John Ubelaker, Biology, Heat, drought, wildfire and insects threaten an iconic pine

Ensia

Originally Posted: September 26, 2017

Among the rolling mesas north of Taos, New Mexico, a lush piñon pine tree reaches skyward from a rocky slope. John Ubelaker bends to its base and counts the number of branches swirling from the ground to the crown. “Young one,” he says of the tree. “It’s about 20 or so years old. Lucky one, too. It survived the dieback.”

The retired Southern Methodist University biologist hands me a palm-sized cone sticky with sap. His blue eyes are bright and excited. “It takes three years for the piñon to form cones with nuts inside,” he explains. “But the cycle is moisture dependent. It won’t happen without enough water.”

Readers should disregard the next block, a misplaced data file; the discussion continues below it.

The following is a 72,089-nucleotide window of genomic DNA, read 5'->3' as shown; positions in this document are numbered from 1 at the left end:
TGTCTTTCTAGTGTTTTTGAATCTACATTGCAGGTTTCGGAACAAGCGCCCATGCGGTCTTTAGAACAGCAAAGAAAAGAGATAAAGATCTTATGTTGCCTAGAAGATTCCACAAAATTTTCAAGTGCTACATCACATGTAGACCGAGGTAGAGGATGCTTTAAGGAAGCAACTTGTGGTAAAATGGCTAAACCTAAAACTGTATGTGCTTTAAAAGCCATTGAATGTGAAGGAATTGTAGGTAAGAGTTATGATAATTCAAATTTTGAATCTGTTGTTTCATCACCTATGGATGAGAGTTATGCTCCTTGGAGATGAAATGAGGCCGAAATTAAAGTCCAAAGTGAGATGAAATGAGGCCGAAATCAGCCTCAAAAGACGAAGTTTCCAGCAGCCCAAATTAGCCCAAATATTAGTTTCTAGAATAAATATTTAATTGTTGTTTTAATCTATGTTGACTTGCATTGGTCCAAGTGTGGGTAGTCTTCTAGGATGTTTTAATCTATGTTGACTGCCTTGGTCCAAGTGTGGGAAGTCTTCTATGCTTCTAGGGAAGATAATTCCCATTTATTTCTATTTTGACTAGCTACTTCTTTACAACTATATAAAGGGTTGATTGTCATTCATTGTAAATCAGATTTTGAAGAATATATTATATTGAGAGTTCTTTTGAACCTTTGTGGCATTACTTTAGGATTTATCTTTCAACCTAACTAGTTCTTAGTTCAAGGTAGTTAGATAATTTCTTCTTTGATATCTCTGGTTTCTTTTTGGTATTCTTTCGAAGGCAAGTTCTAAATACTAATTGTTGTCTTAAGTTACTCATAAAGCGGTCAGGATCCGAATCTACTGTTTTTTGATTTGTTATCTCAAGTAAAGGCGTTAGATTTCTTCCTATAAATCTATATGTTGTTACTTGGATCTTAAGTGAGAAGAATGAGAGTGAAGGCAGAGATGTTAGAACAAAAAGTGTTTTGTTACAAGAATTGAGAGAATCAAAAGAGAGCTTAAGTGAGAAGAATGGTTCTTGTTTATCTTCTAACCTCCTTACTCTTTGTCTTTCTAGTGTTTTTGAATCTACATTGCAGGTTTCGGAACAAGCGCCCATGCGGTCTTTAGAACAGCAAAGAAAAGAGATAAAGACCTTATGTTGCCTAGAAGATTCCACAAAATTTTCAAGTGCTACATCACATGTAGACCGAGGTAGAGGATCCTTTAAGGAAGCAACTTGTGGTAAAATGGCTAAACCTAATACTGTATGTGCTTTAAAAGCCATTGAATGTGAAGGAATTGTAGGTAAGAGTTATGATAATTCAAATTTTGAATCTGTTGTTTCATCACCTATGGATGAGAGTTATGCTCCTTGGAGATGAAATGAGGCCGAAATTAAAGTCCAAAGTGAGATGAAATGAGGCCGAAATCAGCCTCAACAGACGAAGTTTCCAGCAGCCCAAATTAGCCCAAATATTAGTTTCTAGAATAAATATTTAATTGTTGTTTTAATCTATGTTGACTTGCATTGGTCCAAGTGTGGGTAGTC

Over the past 10 years, northern New Mexico has seen a decrease in spring moisture, according to Ubelaker. That means less pollen and less fertilization, he says. “We could see a big hit coming to these trees. And that would be a shame. They’re important.” READ MORE

By | 2017-09-29T08:33:24+00:00 September 29th, 2017|Biology, Dedman College of Humanities and Sciences, Dedman College Research, Faculty News|Comments Off on John Ubelaker, Biology, Heat, drought, wildfire and insects threaten an iconic pine